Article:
Presently, many oil & gas exploration companies are underway to address the east coast gas crisis, with Senex leading the frontier with the Project Atlas.
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The 2020 ISP further suggests that the new gas supplies along with associated infrastructure such as pipelines need to be discovered and developed to deliver over 200 petajoules of additional gas to the domestic market on a yearly basis between 2025 to 2037.
The supply of 200 petajoules would further help in meeting the demand from the residential, commercial, and industrial sector.
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To summarise, the future of the Australia energy generation would circulate more around the higher generation from the Distributed Renewable Energy, mainly solar and winds, as coal-fired power stations come near to retirement.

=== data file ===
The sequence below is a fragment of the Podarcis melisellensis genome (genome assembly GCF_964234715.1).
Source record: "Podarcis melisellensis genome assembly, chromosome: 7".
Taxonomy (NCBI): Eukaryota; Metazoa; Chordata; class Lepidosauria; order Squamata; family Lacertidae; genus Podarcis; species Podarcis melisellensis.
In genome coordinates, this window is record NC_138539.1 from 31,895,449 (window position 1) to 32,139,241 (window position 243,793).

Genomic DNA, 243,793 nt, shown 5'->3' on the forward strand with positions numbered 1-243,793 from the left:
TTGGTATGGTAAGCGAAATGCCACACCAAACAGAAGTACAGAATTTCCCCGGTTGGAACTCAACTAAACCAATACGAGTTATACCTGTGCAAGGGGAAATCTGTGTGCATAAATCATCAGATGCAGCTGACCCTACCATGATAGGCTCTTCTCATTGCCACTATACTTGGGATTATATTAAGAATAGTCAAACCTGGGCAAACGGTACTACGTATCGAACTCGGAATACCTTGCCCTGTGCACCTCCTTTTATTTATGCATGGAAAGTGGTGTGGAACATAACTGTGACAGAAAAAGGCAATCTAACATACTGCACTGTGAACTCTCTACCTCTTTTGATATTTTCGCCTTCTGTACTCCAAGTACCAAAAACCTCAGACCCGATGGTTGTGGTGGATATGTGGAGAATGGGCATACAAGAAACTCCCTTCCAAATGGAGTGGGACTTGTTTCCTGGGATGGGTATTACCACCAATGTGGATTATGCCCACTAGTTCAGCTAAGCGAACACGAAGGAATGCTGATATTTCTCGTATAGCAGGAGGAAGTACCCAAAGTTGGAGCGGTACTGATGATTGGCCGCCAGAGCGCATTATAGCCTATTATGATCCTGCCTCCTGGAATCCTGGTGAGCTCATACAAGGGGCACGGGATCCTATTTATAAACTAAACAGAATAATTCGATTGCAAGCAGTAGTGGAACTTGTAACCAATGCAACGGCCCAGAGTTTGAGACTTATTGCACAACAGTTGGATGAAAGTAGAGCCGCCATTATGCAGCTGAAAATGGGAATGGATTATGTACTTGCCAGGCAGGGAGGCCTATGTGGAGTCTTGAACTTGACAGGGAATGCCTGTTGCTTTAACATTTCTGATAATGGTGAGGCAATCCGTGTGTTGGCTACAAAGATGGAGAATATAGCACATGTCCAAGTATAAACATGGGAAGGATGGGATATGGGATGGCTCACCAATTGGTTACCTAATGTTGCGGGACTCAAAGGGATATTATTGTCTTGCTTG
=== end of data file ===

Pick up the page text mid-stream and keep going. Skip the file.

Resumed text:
However, to meet the rise in demand, sufficient additional infrastructure should be in place. Currently, the national electricity market is facing connectivity issues in the grid, which is expected to increase the blackouts in the peak summers.
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The installation of the solar PVs across the rooftops is already witnessing an increase, with further installation expected to counter the daytime demand, and other alternative such as gas-powered generation is anticipated to fill the demand and supply gap during the evening.
The current infrastructure, coupled with anticipated inputs and plans to do so, clears one thing, that Australia would be energy ready to meet the growing demand ahead.